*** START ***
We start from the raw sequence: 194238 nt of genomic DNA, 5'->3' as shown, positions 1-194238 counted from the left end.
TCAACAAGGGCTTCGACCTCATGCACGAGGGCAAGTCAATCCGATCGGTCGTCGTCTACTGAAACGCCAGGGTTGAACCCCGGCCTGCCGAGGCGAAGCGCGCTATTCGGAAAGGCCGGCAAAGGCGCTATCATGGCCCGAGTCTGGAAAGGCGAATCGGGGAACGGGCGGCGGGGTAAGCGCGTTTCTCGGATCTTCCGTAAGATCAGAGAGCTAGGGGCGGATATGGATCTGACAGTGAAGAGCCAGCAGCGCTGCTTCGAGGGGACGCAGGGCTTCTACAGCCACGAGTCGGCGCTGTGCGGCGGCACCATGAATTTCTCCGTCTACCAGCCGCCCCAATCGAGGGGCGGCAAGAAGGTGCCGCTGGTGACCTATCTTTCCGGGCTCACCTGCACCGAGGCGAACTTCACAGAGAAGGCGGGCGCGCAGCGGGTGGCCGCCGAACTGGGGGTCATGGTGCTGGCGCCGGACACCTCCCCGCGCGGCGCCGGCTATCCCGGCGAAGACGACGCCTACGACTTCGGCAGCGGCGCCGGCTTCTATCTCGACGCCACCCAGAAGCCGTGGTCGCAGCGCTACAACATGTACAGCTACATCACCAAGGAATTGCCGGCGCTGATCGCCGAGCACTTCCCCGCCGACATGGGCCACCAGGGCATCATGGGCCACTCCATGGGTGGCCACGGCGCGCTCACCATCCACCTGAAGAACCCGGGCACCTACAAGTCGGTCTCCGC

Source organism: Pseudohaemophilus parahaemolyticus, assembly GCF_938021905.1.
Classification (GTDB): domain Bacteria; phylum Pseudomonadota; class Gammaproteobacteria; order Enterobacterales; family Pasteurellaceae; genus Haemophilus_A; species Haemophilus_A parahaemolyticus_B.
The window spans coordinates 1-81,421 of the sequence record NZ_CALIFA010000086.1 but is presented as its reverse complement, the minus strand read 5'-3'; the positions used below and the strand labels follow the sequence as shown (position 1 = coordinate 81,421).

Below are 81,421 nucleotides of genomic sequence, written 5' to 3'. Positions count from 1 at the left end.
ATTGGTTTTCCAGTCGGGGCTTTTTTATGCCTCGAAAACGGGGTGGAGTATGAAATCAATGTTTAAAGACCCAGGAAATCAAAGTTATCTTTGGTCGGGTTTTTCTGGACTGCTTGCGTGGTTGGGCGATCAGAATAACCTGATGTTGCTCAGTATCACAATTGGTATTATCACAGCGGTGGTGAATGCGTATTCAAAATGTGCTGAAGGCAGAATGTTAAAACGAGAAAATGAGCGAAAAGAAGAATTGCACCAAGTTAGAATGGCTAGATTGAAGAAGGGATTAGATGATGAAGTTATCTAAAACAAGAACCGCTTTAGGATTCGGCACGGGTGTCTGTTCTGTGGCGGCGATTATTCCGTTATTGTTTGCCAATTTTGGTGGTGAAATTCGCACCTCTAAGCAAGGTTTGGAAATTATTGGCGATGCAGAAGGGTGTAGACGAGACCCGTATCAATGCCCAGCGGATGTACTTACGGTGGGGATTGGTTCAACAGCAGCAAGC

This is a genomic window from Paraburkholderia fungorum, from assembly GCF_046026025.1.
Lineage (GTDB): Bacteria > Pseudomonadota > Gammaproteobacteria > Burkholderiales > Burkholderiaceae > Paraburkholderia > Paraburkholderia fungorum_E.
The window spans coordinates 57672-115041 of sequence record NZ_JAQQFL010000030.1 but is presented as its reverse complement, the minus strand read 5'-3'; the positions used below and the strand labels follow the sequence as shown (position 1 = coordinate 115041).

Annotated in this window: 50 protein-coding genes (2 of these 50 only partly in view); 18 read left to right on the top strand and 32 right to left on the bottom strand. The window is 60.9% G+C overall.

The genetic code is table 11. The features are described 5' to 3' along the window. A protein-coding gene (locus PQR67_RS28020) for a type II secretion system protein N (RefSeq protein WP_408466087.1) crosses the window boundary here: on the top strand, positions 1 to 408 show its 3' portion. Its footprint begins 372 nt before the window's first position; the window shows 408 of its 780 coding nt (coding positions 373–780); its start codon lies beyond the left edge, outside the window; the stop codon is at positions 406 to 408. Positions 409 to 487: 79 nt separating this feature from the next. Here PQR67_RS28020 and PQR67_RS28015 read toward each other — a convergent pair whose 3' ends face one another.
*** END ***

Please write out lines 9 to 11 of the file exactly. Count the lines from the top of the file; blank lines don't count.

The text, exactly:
Lineage (GTDB): Bacteria > Pseudomonadota > Gammaproteobacteria > Burkholderiales > Burkholderiaceae > Paraburkholderia > Paraburkholderia fungorum_E.
The window spans coordinates 57672-115041 of sequence record NZ_JAQQFL010000030.1 but is presented as its reverse complement, the minus strand read 5'-3'; the positions used below and the strand labels follow the sequence as shown (position 1 = coordinate 115041).

Annotated in this window: 50 protein-coding genes (2 of these 50 only partly in view); 18 read left to right on the top strand and 32 right to left on the bottom strand. The window is 60.9% G+C overall.